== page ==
+1 vote
This is a two-part question mainly revolving around Facebook app install advertising.

The first being, how does the size of your daily budget and corresponding scale affect the CPIs your able to achieve and sustain within a campaign? For example,

Say your able to naturally achieve a CPI for your mobile game of $0.50 from a Broad - Tier 1 - Lowest Cost campaign on Facebook Ads. If your achieving this CPI within a daily budget of $200/day and therefore ~400 installs/day, what change can you expect to occur from running the same ad but with a daily budget of $2,000/day instead? Will you continue to sustain $0.50 CPI and obtain 4,000 installs/day or will the CPIs rise after a certain scale, if so, by how much?

Part two of this question is basically a similar scenario only:

You are still achieving $0.50 CPI for your mobile game within a Broad - Tier 1 - Lowest Cost Facebook ad campaign running at $200/day daily budget.

But now, you determine your LTV for this game is $0.35 so you need to acquire users for maximum $0.30 CPI.

So the question is, if you change your Facebook ad campaign with $0.50 CPI inside a "Lowest Cost" bid type and change it to a Lowest Cost - Bid Cap of $0.30 limit, what affect will this have on your campaign?
Mainly, how many installs will you likely be able to acquire within your $200/day budget? If you increase this budget to $2,000/day will that help you acquire more users at your max bid of $0.30 CPI?

I understand there is a lot of variables not accounted for and this question may be hard to answer without "it depends" but any insight based off your experience would be greatly appreciated!
by (350 points)

2 Answers

+1 vote

The short answer is that it really depends on your eCPM and that will dictate the CPI you are able to sustain.  However I should mention CPIs rise not because they just magically do, it's because there's no low cost inventory left and you have to increase your bid and hence your CPI to continue to scale.

There's a bit of preface you have to understand in order for this to make sense.

What are you really doing on Facebook?

Think about what you're really doing on Facebook. At the end of the day you're really just paying for the ad space on Facebook to show your ads. Also bear in mind that thousands of other companies are paying to get access to that ad space too. To figure out who gets shown which ads, Facebook turns it into an automated auction for that ad space.

Why your eCPM dictates your CPI

However Facebook has a problem. You might be doing a CPI campaign, but there are other consumer brands that are doing CPC and CPM campaigns. Afterall a chocolate bar brand doesn't care about CPIs. To solve this, Facebook unifies all the types of campaigns into a eCPM and uses the eCPM to auction out their ad space. Remember at the end of the day you're really just paying for ad space and ad space at its most simpliest form is sold for the impressions hence why it uses an eCPM. For a CPI campaign your eCPM is CTRxCVRxBidx1000.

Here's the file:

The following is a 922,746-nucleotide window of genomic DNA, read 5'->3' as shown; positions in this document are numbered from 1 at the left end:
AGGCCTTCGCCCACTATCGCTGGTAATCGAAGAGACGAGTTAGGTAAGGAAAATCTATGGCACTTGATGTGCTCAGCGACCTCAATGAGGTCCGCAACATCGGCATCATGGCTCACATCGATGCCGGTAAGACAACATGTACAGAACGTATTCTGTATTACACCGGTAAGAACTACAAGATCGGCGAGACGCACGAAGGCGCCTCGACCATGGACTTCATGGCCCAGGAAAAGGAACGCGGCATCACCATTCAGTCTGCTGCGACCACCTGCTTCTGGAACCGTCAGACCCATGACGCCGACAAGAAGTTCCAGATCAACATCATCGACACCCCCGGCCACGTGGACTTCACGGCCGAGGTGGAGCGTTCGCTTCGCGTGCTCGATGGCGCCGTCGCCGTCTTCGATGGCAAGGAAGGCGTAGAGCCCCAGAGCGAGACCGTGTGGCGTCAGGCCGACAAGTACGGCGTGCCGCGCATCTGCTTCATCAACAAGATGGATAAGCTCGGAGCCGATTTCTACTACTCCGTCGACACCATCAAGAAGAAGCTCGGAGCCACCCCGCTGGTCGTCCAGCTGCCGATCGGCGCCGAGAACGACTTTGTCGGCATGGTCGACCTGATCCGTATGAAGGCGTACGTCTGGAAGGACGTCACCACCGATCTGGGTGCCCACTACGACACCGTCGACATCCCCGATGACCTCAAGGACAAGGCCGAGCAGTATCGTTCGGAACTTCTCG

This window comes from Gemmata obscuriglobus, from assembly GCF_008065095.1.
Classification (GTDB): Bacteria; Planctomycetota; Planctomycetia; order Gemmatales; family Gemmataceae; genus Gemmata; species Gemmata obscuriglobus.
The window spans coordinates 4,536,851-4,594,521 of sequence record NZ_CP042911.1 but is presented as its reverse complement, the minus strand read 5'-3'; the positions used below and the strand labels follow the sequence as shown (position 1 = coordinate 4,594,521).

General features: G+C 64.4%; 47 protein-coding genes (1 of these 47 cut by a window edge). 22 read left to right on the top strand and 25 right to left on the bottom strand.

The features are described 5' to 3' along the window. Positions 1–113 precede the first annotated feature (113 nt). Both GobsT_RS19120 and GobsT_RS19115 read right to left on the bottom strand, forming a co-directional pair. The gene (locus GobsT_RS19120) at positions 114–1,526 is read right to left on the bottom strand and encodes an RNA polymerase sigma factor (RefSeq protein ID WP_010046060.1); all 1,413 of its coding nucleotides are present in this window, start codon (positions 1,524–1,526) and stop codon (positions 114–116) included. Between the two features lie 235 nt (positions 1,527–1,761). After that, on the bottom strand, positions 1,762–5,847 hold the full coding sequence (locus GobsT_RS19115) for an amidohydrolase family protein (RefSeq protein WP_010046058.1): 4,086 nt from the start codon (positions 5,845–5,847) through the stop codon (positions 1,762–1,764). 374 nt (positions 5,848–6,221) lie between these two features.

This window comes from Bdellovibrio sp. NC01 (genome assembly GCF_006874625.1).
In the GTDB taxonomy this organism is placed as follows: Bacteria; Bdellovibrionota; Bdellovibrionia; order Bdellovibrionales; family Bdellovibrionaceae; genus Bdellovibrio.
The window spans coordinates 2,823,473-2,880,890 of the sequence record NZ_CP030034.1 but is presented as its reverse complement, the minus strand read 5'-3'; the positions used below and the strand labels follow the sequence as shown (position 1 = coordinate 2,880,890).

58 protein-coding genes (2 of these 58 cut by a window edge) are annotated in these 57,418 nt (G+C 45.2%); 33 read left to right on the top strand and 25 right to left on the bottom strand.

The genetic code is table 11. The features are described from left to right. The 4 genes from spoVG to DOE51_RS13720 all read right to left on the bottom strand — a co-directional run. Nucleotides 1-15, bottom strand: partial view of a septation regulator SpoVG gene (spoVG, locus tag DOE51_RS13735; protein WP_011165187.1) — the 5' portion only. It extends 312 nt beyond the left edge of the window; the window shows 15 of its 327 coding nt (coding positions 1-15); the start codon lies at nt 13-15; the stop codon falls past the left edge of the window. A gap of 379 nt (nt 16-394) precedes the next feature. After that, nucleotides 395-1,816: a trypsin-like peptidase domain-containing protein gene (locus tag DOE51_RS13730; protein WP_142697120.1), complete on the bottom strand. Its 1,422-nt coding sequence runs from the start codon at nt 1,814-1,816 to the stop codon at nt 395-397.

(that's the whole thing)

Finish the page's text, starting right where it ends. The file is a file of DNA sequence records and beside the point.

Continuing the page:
Your eCPM is what you're really using to bid for ad space in Facebook (and really just about any other network). The higher your eCPM the more likely you are to win that ad spot and your ad is shown there.

 

So lets see how this plays out in your two scenarios:

Scenario 1: $0.50 bid with $200 daily budget to $2000 daily budget

The answer is you will maintain a $0.50 CPI as long as your eCPM stays competitive enough to keep winning the ad auction.  However what's likely to happen is that the broader targeting likely means your CTR and CVR will decrease as you scale.

Meaning  with CTRxCVRxBidx1000=eCPM your overall eCPM will decrease, and you'll see that your volume does not scale linearly. 

If you want to hit your daily budget so that you can continue to scale your options are: increase bid, create better ads (increasing CTR) or create a better appstore page(increases CVR). Then you you'll see eCPM rise and be able to spend to your cap.

 

Scenario 2: $0.50 bid with $200 daily budget to $2000 daily budget. Also $0.50 bid to $0.30

Same situation as Scenario 1 except you get there faster. This is because CTRxCVRxBidx1000= eCPM with bid going down so does your eCPM. You just win less ad space because your eCPM is no longer as competitive.

 

So how does this play out in your two scenarios? Well for one thing your CPI's will largely be unchanged but your volume will dry out with time.

by (290 points)
edited by
+1 vote

With Facebook's algorithm (or any advertising platform's, really), you have to understand that getting paid is the first priority: the algorithm will surface ads that produce revenue and fill inventory on that basis. Some background on Facebook's ad algorithm here: How does Facebook’s advertising targeting algorithm work?

So with that out of the way, you can think about all of the parameters of an ad set that you described as playing a role in Facebook's algorithm coming up with an expected value (to Facebook, not you, the advertiser) for your ads, but you're missing a critical piece: conversion rate. If you're not buying on CPM, Facebook only gets to charge you when some objective happens (an install, an in-app event, etc.), so they use that to determine how frequently your ad gets placed and to whom. If no one clicks on your ad and converts, Facebook won't fill inventory with it, because they won't get paid.

Everything else is kind of secondary: daily budget, target cost, etc. You can imagine different scenarios that showcase this:

image

All this is simply to make the point that the best thing you can do to improve delivery is to focus on conversion: Facebook will favor your ads if they get paid as a result of filling their impressions with them. You can move the needle on delivery much more effectively by improving conversion than by increasing bids.

by (6.2k points)